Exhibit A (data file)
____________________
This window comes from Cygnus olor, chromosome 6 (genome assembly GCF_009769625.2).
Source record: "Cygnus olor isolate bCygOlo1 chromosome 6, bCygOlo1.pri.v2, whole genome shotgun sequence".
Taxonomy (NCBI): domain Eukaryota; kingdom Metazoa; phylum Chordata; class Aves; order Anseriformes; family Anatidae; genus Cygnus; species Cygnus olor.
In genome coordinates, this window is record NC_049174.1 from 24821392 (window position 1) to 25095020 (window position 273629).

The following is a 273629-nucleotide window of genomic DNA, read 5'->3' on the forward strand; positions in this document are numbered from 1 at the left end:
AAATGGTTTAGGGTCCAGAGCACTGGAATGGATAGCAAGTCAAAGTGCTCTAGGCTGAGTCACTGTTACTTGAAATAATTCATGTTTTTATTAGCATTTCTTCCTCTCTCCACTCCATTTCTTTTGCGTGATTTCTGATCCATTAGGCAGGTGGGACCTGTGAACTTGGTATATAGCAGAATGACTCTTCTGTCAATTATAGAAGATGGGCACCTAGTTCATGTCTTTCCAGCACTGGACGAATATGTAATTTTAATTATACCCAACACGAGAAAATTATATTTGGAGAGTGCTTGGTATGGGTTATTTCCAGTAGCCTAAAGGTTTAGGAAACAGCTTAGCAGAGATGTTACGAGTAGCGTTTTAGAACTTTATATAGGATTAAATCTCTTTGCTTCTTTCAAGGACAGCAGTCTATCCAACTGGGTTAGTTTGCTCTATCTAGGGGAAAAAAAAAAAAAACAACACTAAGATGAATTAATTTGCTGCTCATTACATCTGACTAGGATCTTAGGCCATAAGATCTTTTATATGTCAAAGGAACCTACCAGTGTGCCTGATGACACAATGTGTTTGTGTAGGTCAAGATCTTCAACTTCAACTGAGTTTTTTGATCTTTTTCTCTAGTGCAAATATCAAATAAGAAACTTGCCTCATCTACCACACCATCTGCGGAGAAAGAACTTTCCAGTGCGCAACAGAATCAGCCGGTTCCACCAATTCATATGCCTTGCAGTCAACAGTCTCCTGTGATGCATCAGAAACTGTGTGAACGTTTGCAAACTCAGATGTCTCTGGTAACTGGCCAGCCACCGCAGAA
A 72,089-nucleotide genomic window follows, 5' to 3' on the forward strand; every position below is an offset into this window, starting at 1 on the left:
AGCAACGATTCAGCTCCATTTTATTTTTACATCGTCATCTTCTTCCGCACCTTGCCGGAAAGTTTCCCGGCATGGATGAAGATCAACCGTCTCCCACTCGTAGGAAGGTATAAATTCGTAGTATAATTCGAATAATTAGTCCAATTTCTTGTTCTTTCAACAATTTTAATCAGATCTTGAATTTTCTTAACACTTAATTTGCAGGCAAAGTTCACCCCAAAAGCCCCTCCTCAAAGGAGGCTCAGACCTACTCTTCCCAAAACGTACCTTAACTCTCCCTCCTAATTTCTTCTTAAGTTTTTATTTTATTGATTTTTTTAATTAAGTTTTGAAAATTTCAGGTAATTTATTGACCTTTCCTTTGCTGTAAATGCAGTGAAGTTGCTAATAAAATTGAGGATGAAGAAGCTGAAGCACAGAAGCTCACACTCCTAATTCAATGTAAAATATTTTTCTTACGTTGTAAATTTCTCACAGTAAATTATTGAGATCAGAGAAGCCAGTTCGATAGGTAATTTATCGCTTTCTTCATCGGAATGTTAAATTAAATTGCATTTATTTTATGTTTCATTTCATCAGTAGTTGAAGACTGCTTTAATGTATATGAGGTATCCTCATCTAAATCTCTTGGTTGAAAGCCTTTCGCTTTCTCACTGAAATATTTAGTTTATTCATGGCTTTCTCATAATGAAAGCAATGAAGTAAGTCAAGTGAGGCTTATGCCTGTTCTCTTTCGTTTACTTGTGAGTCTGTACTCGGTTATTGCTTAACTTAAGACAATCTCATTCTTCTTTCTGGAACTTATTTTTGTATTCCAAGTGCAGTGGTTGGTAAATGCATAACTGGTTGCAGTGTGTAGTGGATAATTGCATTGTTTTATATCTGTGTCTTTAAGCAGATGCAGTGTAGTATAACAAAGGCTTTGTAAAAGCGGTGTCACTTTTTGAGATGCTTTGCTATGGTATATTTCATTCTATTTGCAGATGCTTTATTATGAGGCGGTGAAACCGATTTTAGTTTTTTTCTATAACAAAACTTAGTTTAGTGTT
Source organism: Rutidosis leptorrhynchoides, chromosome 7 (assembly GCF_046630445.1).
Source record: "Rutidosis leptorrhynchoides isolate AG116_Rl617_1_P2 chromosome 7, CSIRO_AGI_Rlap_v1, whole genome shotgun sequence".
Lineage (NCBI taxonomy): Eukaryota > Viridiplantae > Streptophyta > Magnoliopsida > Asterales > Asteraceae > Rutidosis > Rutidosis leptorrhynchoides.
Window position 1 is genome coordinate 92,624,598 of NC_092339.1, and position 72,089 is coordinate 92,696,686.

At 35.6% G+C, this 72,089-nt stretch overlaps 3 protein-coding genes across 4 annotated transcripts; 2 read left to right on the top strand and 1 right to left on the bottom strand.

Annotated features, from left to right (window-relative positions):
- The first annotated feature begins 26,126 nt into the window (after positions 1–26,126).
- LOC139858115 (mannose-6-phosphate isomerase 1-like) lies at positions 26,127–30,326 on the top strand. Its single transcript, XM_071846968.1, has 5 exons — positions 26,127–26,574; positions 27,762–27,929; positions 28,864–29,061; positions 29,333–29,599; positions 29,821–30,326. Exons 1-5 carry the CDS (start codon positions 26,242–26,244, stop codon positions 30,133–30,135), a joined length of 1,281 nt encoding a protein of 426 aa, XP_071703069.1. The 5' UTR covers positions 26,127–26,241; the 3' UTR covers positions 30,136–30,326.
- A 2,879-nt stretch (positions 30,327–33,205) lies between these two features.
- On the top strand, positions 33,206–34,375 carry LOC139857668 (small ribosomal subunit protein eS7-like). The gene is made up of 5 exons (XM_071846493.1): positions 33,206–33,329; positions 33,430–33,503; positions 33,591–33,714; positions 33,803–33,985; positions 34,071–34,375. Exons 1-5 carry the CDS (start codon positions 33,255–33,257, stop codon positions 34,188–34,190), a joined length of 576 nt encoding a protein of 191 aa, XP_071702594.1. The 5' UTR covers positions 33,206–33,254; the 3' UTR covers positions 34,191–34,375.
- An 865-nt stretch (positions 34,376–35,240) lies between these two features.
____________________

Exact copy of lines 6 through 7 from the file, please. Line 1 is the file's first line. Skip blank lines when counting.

AAATGGTTTAGGGTCCAGAGCACTGGAATGGATAGCAAGTCAAAGTGCTCTAGGCTGAGTCACTGTTACTTGAAATAATTCATGTTTTTATTAGCATTTCTTCCTCTCTCCACTCCATTTCTTTTGCGTGATTTCTGATCCATTAGGCAGGTGGGACCTGTGAACTTGGTATATAGCAGAATGACTCTTCTGTCAATTATAGAAGATGGGCACCTAGTTCATGTCTTTCCAGCACTGGACGAATATGTAATTTTAATTATACCCAACACGAGAAAATTATATTTGGAGAGTGCTTGGTATGGGTTATTTCCAGTAGCCTAAAGGTTTAGGAAACAGCTTAGCAGAGATGTTACGAGTAGCGTTTTAGAACTTTATATAGGATTAAATCTCTTTGCTTCTTTCAAGGACAGCAGTCTATCCAACTGGGTTAGTTTGCTCTATCTAGGGGAAAAAAAAAAAAAACAACACTAAGATGAATTAATTTGCTGCTCATTACATCTGACTAGGATCTTAGGCCATAAGATCTTTTATATGTCAAAGGAACCTACCAGTGTGCCTGATGACACAATGTGTTTGTGTAGGTCAAGATCTTCAACTTCAACTGAGTTTTTTGATCTTTTTCTCTAGTGCAAATATCAAATAAGAAACTTGCCTCATCTACCACACCATCTGCGGAGAAAGAACTTTCCAGTGCGCAACAGAATCAGCCGGTTCCACCAATTCATATGCCTTGCAGTCAACAGTCTCCTGTGATGCATCAGAAACTGTGTGAACGTTTGCAAACTCAGATGTCTCTGGTAACTGGCCAGCCACCGCAGAA
A 72,089-nucleotide genomic window follows, 5' to 3' on the forward strand; every position below is an offset into this window, starting at 1 on the left: